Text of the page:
130. Delchi Carrier SpA v. Rotortex Corporation, 71 F.3d 1024 (2d. Cir. 1995). For comments on this case, see Cook, supra note 14.

131. 993 F.2d, supra note 129, at 1180. The Chinese company agreed on a payment schedule with the US company earlier, and "orally agreed to two other items: it would ship goods to compensate for non conforming and defective goods and shortages and would begin making new shipments." Id.

132. 993 F.2d, supra note 129, at 1183. The Court of Appeals also implied the CISG does not apply, as "[w]e need not resolve this choice of law issue, because our discussion is limited to application of the parol evidence rule." Id, at 1182.

133. Id.

134. Flechtner, supra note 126, at 158.

135. See Article 8(3) CISG, supra note 24.

136. Peter Winship, Domesticating International Commercial Law: Revising U.C.C. in the Light of the United Nations Sales Convention, 37 LOY. L. REV. 43, 43 (1991).

137. Flechtner, supra note 126, at 176. Recently, two new cases have been issued in the United States and elegantly discuss the supplementing value of Article 8 CISG to the parole evidence rule. See the editorial remarks by Albert H. Kritzer at on the rulings of the 11th Circuit Court of Appeals, 29 June 1998, and a District Court, 6 April 1998.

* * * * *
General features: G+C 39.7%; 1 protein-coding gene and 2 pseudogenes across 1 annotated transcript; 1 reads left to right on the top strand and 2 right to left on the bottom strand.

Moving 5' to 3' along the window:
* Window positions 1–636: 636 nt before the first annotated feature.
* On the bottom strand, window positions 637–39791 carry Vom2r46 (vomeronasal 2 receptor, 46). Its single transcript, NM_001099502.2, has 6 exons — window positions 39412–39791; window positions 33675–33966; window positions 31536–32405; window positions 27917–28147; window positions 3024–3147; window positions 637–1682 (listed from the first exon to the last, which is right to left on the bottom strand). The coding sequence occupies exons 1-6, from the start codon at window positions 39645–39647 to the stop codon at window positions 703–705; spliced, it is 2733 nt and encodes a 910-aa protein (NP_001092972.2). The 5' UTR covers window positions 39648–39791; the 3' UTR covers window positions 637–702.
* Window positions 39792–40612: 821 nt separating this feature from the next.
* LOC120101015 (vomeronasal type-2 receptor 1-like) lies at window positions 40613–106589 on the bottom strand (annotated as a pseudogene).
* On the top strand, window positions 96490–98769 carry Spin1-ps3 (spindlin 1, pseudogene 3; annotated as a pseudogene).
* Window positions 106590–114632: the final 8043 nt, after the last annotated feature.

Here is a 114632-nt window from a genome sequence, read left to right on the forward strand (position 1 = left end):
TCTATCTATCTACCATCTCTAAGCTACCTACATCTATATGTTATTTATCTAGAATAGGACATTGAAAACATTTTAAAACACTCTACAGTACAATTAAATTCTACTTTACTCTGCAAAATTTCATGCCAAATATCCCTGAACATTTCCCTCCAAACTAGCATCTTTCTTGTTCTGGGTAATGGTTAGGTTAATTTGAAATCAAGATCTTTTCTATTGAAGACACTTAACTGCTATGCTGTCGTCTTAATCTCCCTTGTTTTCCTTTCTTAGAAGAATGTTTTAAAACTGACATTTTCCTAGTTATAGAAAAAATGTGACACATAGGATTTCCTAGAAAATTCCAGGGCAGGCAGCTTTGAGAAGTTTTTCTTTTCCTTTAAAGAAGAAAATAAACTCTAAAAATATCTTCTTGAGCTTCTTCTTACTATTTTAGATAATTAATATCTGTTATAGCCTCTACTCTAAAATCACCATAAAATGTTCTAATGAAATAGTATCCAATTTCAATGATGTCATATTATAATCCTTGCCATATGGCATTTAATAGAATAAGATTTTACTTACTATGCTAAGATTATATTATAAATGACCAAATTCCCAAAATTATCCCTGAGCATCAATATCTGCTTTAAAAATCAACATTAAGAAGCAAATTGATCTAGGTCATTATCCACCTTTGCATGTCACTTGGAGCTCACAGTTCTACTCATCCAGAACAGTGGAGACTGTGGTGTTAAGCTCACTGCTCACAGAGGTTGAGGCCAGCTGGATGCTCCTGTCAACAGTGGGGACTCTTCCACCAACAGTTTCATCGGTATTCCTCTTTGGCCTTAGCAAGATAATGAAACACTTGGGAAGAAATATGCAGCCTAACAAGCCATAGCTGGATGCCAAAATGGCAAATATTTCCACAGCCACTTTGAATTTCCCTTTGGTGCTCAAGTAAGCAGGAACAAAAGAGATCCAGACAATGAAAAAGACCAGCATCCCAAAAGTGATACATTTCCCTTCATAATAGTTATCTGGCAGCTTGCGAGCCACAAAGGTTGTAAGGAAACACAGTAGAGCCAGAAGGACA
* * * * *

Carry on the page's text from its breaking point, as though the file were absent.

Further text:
138. See Article 7 CISG, supra note 23. In this case especially the requirement that "regard is to be had to [the] international character" of the CISG was violated.

139. Delchi Carrier SpA v. Rotortex Corporation, 71 F.3d 1024 (2d. Cir. 1995).

140. See Article 7 CISG, supra note 23.

141. See Article 25 CISG, supra note 100. For a discussion of Article 25 CISG, see infra Chapter IV, section 2.2.1.

142. Article 74 CISG reads: "Damages for breach of contract by one party consist of a sum equal to the loss, including loss of profit, suffered by the other party as a consequence of the breach. Such damages may not exceed the loss which the party in breach foresaw or ought to have foreseen at the time of the conclusion of the contract, in the light of the facts and matters of which he then knew or ought to have known, as a possible consequence of the breach of contract."